Travel agents say the sector is at tipping point as the wage subsidy runs out and staff continue to work for nothing to try and reclaim up to $2 billion in credits and refunds for Kiwis who have booked overseas holidays.
The industry employed about 5000 staff pre-Covid and many agents had seen double-digit growth for the past few years but hundreds have been laid off and businesses closed down. Many more will follow as the wage subsidy runs out as many firms have had little or no income for five months.
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A petition calling for extra government help for the sector while borders remain closed is due to be presented to Parliament next Tuesday. The petition attracted more than 16,000 signatures and urges the extension of the wage subsidy beyond September for agents, but the industry says if that is not possible any form of support would be welcome.
''The choice to work for free until the border opens or even negative income versus walking away and abandoning our clients is an untenable one,'' says the petition organised by travel consultant Shane Lust.
Flight Centre was the latest firm to announce more redundancies this week and now has a workforce of 600 - half of what it was at the beginning of the year.
Its managing director for NZ, David Coombes, says time is ticking for the industry, which is now shelving traditional rivalries and uniting to lobby the Government for more help.
''It's a critical moment - there is no doubt that we're approaching a tipping point of some level and that's why we are looking for assistance.''
Commerce Minister Kris Faafoi and Tourism Minister Kelvin Davis met last night to discuss the plight of agents and the role they can play in repatriating funds held overseas by operators.
''They'll be directing officials to work with outbound tourism operators to try and find a suitable pathway forward so that New Zealanders are able to access their refunds,'' a spokesman said.
Coombes said the industry had presented the Government and officials information on what it's done to trim costs and details of the complexities in dealing with operators overseas to claim refunds. In many cases, the travel service providers will only deal with agents due to contractual obligations.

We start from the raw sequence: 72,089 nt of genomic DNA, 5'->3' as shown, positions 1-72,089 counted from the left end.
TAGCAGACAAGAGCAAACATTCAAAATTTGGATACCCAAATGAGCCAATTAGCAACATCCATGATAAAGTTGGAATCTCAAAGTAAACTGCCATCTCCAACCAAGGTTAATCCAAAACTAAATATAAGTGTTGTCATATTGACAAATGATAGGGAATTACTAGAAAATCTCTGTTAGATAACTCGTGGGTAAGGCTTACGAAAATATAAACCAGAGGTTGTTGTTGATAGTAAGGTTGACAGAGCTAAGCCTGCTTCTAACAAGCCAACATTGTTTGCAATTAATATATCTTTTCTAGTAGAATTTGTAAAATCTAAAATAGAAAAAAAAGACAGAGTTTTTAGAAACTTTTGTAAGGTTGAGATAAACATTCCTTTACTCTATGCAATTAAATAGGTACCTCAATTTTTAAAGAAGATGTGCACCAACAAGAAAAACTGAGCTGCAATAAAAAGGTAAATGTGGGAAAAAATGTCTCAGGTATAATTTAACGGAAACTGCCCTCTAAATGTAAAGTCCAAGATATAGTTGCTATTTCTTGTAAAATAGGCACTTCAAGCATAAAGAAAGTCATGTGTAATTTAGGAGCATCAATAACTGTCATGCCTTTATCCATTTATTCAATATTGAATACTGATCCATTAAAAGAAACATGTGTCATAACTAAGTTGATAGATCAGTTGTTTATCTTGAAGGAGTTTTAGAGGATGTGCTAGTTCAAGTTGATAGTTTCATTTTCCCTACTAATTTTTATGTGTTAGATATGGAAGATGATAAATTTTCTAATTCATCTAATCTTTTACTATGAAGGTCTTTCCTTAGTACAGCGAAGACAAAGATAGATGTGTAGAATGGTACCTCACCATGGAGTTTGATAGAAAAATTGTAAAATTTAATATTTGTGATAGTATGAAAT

He said his own firm had slashed costs by about 70 per cent.
''We've all leaned in really hard on our cost base and done everything we can do but you can only last so long. No business can continue to an unknown time frame with unknown revenue and costs,'' he said.
While there was some domestic leisure and business booking through travel agents, this was only a fraction of commission revenue they earned through international bookings.
The $9b industry
Traditional bricks-and-mortar agents booked the bulk of $9 billion in bookings New Zealanders made overseas last year. They argue they are vulnerable businesses but before the pandemic viable, in spite of more competition from overseas-based online travel agents (OTAs).
''People are losing their livelihoods - I've heard lots of people who are remortgaging their homes, they're working other jobs but still servicing their customers because they feel an obligation.''
The international education sector got a $51m funding boost this week and Coombes said he was relaxed about the mechanism for helping agents out.
He also points out that outbound travel by Kiwis also helped inbound tourism, last year the country's biggest export earner.
''The other element of this that isn't acknowledged is that when the time comes and we're getting international tourists back again we're the part of the ecosystem that allows airlines to put capacity in because they won't fly here if it's unbalanced.''
The Travel Industry Suppliers Group has in a submission to the Government asked for additional support using unspent funds set aside for the Strategic Tourism Asset Protection Programme to keep the lights on and the bills paid.
Right now agents were mainly surviving with private borrowing and government help through programmes such as the wage subsidy, loss carry-back, and the small business cashflow scheme.
Its chairwoman, Robyn Galloway, estimates help required would amount to $100,000 for a mid-size business which previously had a turnover of $4m to $20m.
She said those who hadn't used agents were having the most problems.
''The large cost to government of repatriation for stranded Kiwis, is mainly caused by Kiwis who booked DIY holidays directly in overseas countries. Online international travel companies with zero presence in New Zealand have often failed to respond to their
Kiwi clients' requests for refunds,'' the submission to the Government says.
Galloway estimates about 88 per cent of agents are female.
The founder of Viva Expeditions Rachel Williams said her firm had the expertise to arrange the repatriation of New Zealanders from Peru to this country via Chile in April.
The payment for the work was effectively the only income her firm had received in five months and it had cut staff from 14 to eight and without any more help more cuts could follow.
''There is still no light at the end of the tunnel as to when this will stop.''
Coombes said the sector would survive Covid-19.
''We will be here in some shape as an industry. We just don't know what we're going to look like, that's why we are seeking some assistance to get us to that moment,'' he said.